Your money has never looked greener! “Making a few changes to end our wasteful habits can mean big savings. No more money in the trash, down the drain or out the window,” says Danny Seo, author of the syndicated column “Do Just One Thing.” Check out his top tips to greenify your house and fattify your wallet—to the tune of $1,000 or more a year! Plus, enter to win our Danny-approved Eco-Friendly Gadgets Giveaway!
1. Pop Star
Twenty-five percent of your heat could be going right out the windows—if they’re poorly insulated. Double your windows’ heat efficiency with an easy trick used by top plant nursery owners: Each winter spray your windows with water, then stick sheets of bubble wrap (or heavy-duty plastic) onto the glass. Savings: $166 a year, if you spend the U.S. household average heating cost of $665 each winter
2. Chimney Sweep
“Letting heat escape can cause a huge money loss,” Seo says. A big part of the blame goes to leaky chimneys, which can suck up about 8 percent of the warmth you’re paying for. Trap it inside with a no-cost chimney plug. Cut a piece of cardboard or foam core to fit snugly inside the flue. Just remember to take it out before you light a fire. Savings: $53 a year, if you spend $665 on heating
3. Finishing Touch
The next time you paint a room, pick semigloss or satin-finish paint instead of flat. The sheen on those paints reflects more light so you can use fewer lamps. And while you’re at it, make sure bulbs have had a good dusting: Dirt dims light, and clean bulbs can increase brightness by 50 percent. Savings: $48 a year, if you use five fewer lamps and clean your bulbs
4. Black Out
It’s simple but bears repeating: Turning off the lights can put easy money in your pocket. Turn off lights you’d usually keep on all day long and you can save up to 5 cents per bulb, per day. So next time you leave the house for the day, hit the switch. Savings: $37 a year for every two bulbs you turn off for eight hours or longer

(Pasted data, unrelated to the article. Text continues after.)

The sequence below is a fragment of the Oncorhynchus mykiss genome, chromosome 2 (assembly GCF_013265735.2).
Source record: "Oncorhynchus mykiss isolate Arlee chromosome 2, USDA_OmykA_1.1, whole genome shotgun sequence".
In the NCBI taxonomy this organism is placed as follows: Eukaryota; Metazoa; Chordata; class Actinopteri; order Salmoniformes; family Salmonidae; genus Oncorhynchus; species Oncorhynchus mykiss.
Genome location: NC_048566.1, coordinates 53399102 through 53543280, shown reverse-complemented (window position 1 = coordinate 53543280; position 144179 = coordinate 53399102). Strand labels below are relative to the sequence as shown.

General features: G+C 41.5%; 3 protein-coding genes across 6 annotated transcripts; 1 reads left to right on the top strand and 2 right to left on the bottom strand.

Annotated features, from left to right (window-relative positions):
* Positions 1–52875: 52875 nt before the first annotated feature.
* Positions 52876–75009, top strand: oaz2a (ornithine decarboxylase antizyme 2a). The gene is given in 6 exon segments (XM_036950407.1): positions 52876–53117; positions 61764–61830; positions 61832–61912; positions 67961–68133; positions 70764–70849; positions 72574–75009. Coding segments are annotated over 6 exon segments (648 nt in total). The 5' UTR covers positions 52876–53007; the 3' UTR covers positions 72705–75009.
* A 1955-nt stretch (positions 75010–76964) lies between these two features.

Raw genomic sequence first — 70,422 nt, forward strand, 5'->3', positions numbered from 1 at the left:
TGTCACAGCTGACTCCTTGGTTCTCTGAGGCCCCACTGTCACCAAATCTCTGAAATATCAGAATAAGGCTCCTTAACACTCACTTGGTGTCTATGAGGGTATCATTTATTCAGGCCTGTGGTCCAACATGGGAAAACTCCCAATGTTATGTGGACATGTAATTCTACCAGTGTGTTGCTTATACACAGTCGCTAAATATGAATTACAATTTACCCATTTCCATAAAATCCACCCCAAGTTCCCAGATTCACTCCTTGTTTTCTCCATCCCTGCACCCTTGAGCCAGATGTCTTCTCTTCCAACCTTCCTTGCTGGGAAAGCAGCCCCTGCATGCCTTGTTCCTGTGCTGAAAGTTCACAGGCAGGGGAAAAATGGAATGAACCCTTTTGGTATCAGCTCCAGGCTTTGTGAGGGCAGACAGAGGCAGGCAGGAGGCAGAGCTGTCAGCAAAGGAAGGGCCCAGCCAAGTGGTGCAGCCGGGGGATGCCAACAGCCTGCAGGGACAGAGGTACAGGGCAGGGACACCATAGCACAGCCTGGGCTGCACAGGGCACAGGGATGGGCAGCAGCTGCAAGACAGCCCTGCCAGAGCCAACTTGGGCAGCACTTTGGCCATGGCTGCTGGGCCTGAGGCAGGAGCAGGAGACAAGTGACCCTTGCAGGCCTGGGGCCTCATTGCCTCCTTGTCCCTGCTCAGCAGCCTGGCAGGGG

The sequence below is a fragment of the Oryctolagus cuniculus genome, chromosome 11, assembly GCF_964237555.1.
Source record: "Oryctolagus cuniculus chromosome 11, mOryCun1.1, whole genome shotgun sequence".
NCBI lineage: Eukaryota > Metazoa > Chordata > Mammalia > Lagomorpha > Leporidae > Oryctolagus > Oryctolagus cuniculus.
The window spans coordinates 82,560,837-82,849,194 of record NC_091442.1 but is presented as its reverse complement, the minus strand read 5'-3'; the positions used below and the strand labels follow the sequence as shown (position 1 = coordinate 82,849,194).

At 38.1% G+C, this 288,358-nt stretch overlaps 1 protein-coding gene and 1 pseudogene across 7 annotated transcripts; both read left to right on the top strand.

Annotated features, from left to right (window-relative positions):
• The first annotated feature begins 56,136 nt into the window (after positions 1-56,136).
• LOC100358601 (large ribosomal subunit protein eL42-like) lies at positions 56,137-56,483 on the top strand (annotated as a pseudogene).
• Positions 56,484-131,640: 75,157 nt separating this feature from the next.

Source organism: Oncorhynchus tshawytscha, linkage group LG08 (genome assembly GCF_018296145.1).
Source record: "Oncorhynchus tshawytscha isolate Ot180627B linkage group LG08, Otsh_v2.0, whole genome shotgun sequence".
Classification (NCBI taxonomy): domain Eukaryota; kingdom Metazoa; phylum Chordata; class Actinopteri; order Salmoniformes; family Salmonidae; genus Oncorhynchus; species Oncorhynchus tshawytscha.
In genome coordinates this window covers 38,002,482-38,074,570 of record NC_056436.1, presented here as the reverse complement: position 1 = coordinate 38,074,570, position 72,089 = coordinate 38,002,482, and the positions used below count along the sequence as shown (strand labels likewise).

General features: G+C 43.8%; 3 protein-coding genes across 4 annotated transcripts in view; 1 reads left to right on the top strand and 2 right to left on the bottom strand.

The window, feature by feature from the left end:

5. Wash In
Doing more laundry may not be high on your fun list, but adding to the pile can save you serious cash. Check your clothing labels carefully: A label that says “dry clean only” means a trip to the cleaners, but if it says simply “dry clean,” like many do, wash at home on the delicate cycle and hang or lay flat to dry. Savings: Up to $150 a year, what the average American household spends on dry cleaning annually
6. Freshen Up
Ease up on the laundry detergent! High-efficiency washing machines use less water, yet most of us still pour in the same amount of detergent—on average, double what we actually need. Not only is that wasteful, but that extra detergent leaves clothes stiff and faded— and can even create mold in your washer. Savings: Up to $62 a year when you wash 300 loads (the annual U.S. average)
7. Hot Stuff
We love a good hot shower, but most water heaters are automatically set higher than they need to be, at 140°. According to the U.S. Department of Energy, lowering yours to 120°—a temperature difference your family won’t even notice—will save you $5 a month on your electric bill. Savings: Up to $60 a year
Ditch your spare tire— even car manufacturers are doing it! Carrying that extra weight (an average of 50 pounds for the tire and tools to change it) can reduce your car’s fuel efficiency; losing it saves you about 3 cents a gallon. “Keep a can of tire inflator in the trunk instead,” Seo says. Savings: $26 a year, if you spend $2,900 annually (the U.S. average) at the pump
9. Cruise Around
Use cruise control when you’re driving long distances. Setting your speed means no more gas-wasting acceleration surges. Staying at an even speed between 55 to 70 mph will improve fuel economy by up to 15 percent. With current gas prices averaging $3.30 per gallon, that’s up to 50 cents off a gallon! Savings: Up to $200 according to the Center for Automotive Research
10. Curb Appeal
Mulching your yard or garden can cost you a pretty penny. Instead of buying mulch at the store (which costs about $4 per bag), get it for free from your local parks or roads departments, which regularly haul away fallen trees and limbs and grind them into mulch that’s free for the taking. Savings: $48 for a 24-by-12-foot garden with a 2-inch layer of mulch